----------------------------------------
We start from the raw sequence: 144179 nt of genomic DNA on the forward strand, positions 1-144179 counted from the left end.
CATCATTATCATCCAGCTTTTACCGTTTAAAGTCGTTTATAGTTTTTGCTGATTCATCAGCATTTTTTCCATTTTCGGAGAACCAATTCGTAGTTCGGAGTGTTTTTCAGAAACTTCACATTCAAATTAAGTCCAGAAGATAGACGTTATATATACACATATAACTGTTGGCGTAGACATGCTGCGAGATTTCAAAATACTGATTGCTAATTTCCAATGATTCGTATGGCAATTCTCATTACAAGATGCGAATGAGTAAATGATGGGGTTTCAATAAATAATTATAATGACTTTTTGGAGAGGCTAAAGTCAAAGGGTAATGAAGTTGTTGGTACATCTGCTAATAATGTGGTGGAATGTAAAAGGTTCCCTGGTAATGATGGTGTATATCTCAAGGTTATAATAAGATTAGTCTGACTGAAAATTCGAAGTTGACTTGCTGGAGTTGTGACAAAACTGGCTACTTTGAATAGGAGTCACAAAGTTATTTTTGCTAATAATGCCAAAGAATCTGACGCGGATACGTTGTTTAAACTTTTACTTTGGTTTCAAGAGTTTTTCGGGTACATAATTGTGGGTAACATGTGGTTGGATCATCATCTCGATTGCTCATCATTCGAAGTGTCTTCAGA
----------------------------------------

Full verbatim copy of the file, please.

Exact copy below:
We start from the raw sequence: 144179 nt of genomic DNA on the forward strand, positions 1-144179 counted from the left end.
CATCATTATCATCCAGCTTTTACCGTTTAAAGTCGTTTATAGTTTTTGCTGATTCATCAGCATTTTTTCCATTTTCGGAGAACCAATTCGTAGTTCGGAGTGTTTTTCAGAAACTTCACATTCAAATTAAGTCCAGAAGATAGACGTTATATATACACATATAACTGTTGGCGTAGACATGCTGCGAGATTTCAAAATACTGATTGCTAATTTCCAATGATTCGTATGGCAATTCTCATTACAAGATGCGAATGAGTAAATGATGGGGTTTCAATAAATAATTATAATGACTTTTTGGAGAGGCTAAAGTCAAAGGGTAATGAAGTTGTTGGTACATCTGCTAATAATGTGGTGGAATGTAAAAGGTTCCCTGGTAATGATGGTGTATATCTCAAGGTTATAATAAGATTAGTCTGACTGAAAATTCGAAGTTGACTTGCTGGAGTTGTGACAAAACTGGCTACTTTGAATAGGAGTCACAAAGTTATTTTTGCTAATAATGCCAAAGAATCTGACGCGGATACGTTGTTTAAACTTTTACTTTGGTTTCAAGAGTTTTTCGGGTACATAATTGTGGGTAACATGTGGTTGGATCATCATCTCGATTGCTCATCATTCGAAGTGTCTTCAGA